He was also involved from the very beginning in the preparation of the UN World Summit on the Information Society (WSIS). Since 2002 he was member of the WSIS Civil Society Bureau, he co-chaired the Internet Governance Caucus (IGC) and was appointed (in 2004) by UN Secretary General Kofi Annan as a member of the UN Working Group on Internet Governance (WGIG). Between 2006 and 2010 he served as Special Adviser to the Chair of the Internet Governance Forum (IGF), Nitin Desai. Until 2014 he chaired the IGF Dynamic Coalition on the Internet of Things (DC IOT).
In the ITU he joined the German governmental delegation to the World Conference on International Telecommunication (WCIT) in Dubai in 2012 and served in the Informal Expert Group of the ITU World Telecommunication Policy Forum (WTPF) in 2013.
He is a co-founder of the European Dialogue on Internet Governance (EURODIG), the Global Internet Governance Academic Network (GIGANET) and the Summer School on Internet Governance (SSIG). In the domain name industry he served in the Advisory Board of the dotmobi Registry, became an International Adviser to CNNIC, the Chinese ccTLD Registry and is a special Internet Governance adviser for DENIC, the German ccTLD Registry.
In the academic world he was more than 20 years a council member of the International Association for Media and Communication Research (IAMCR) and served as the president of the IAMCR Law Section between 1988 and 1998. He was a member of the Program Committee for INET 2002 in Washington D.C. and a Key-Note Speaker, Panelist, Moderator and Rapporteur of numerous international conferences.
His research work includes more than 100 international publications, including 7 books. From 2011 to 2016 he was the editor of the publication series MIND (Multistakeholder Internet Dialogue). He also served as member of several advisory boards of scientific journals, including Transnational Data and Communication Report, Computer Law and Security Report, The Journal of Media Law and Practice, Gazette and the Journal for Virtual Reality. His recent publications include “Sharing Decision Making in Internet Governance”, in William Drake, The Working Group on Internet Governance: 10th Anniversary Reflections, New York 2015, “Internet Fragmentation: An Overview”, World Economic Forum Davos 2016 (with Vint Cerf and William Drake) and “Internet Governance Outlook 2017: Nationalistic Hierarchies vs. Multistakeholder Networks”, CircleID, 2017.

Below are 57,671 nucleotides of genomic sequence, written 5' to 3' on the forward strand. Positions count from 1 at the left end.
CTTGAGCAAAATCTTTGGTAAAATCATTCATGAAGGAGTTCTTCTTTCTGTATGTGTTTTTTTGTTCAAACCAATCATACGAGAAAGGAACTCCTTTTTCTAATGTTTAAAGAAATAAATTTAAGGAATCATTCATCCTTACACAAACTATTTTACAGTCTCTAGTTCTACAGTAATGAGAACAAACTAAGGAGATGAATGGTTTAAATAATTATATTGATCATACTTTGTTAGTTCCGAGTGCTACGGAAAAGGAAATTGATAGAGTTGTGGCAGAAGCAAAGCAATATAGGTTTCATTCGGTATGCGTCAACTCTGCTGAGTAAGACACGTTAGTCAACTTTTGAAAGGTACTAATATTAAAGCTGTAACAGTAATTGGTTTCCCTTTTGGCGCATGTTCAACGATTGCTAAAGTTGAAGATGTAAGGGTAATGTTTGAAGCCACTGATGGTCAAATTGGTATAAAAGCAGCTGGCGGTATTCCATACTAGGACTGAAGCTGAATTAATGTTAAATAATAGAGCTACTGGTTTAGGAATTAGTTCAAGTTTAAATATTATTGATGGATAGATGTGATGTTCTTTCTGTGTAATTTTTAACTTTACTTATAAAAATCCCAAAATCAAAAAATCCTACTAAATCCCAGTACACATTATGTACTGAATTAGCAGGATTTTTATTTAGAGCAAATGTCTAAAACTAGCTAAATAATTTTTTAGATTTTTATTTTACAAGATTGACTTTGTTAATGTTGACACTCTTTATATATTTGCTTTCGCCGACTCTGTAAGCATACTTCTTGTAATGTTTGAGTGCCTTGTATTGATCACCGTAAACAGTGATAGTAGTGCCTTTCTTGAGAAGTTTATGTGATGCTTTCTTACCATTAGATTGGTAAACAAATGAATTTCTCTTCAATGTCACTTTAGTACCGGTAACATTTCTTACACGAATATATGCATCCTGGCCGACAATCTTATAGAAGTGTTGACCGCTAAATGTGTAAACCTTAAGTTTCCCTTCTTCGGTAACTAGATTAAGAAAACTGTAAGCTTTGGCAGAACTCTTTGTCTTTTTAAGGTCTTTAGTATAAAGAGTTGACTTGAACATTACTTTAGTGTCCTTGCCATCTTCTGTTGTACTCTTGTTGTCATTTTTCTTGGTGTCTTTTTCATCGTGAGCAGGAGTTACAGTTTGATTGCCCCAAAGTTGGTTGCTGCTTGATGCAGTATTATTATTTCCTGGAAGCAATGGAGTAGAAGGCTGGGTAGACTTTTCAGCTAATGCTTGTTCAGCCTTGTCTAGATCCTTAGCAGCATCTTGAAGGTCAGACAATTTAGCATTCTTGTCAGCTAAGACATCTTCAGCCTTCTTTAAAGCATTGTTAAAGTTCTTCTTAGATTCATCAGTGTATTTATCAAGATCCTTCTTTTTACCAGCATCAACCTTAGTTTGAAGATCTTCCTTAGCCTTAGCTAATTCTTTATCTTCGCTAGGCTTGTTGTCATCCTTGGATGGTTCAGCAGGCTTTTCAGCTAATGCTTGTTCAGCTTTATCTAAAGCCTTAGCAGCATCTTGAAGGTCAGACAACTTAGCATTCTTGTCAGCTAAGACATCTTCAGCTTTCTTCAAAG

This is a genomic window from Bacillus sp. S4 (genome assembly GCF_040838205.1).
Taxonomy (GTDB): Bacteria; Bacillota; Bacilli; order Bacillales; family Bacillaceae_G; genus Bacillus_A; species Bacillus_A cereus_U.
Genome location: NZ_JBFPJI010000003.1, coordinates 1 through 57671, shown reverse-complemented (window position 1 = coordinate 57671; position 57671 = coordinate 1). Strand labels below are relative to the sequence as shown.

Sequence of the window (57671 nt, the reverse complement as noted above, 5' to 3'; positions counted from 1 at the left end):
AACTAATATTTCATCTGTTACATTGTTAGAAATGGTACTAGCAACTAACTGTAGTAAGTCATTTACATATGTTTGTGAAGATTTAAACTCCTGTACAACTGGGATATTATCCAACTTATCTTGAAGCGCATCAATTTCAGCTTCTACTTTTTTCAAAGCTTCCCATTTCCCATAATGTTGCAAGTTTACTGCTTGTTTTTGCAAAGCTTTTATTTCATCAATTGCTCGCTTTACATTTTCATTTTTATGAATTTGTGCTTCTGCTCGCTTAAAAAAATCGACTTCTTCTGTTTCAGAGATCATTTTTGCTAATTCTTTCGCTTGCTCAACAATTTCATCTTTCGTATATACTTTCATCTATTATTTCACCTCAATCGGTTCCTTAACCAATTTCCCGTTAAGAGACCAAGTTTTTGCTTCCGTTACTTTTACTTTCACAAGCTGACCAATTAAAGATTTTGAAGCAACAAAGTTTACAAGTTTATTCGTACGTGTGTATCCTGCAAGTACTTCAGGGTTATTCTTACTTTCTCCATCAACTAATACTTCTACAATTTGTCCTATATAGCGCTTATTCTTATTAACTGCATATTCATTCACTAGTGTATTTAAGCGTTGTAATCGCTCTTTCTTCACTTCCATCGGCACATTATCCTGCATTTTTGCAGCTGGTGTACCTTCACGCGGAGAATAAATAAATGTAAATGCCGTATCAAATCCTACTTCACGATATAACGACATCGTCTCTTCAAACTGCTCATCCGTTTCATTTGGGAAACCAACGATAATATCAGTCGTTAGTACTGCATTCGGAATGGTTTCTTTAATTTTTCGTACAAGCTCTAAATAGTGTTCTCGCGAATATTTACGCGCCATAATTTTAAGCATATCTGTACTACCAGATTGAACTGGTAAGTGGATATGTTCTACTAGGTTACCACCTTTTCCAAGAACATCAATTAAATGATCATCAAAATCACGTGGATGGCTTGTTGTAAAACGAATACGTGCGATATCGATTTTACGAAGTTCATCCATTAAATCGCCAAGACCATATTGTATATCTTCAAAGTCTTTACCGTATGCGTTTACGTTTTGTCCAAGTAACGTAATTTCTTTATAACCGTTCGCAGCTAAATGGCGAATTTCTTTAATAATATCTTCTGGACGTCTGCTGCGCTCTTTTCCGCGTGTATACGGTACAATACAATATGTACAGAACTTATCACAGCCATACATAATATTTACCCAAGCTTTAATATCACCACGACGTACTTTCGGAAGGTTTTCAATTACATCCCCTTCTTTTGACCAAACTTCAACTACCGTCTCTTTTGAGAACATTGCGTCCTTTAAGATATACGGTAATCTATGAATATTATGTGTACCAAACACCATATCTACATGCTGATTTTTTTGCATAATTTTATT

- Chair of the Global Commission on the Stability of Cyberspace, former Minister of Foreign Affairs of Estonia, Global Commission on the Stability of Cyberspace
Marina Kaljurand served as Estonian Foreign Minister from 2015 July – 2016 October. She has also been appointed as Ambassador of Estonia to several countries, including the United States of America, the Russian Federation, the State of Israel, Mexico, and Canada.
Ms. Kaljurand has been appointed twice to serve as the Estonian National Expert at the United Nations Group of Governmental Experts on Developments in the Field of Information and Telecommunications in the Context of International Security.
She began her career at the Ministry of Foreign Affairs in 1991 and had since held several leadership positions, including Undersecretary for Legal and Consular Affairs (Legal Adviser), Undersecretary for Trade and Development Cooperation, Undersecretary for Political Affairs. She has played an important role as expert and negotiator in the process of Russian troop withdrawal and in negotiations on land and maritime boundaries agreements between Estonia and the Russian Federation, as well as in the accession negotiations of Estonia to the European Union and to the OECD.
Marina Kaljurand graduated with cum laude from Tartu University (M.A. in Law), she also has a professional diploma from Estonian School of Diplomacy and an M.A. degree in International Law and Diplomacy from the Fletcher School of Law and Diplomacy, Tufts University. Additionally, she has undergone professional training at the Universities of Lapland, Pittsburgh and Durham and at the Civil Service College in London. She is a founding member of the Estonian branch of the International Law Association and of WIIS-EST (Estonian branch of Women in International Security). She has been awarded the Order of White Star, III class, and the Order of the National Coat of Arms, III class, by the President of Estonia. She is fluent in Estonian, English and Russian.
- University Distinguished Service Professor, and former Dean of the Harvard Kennedy School of Government , Global Commission on the Stability of Cyberspace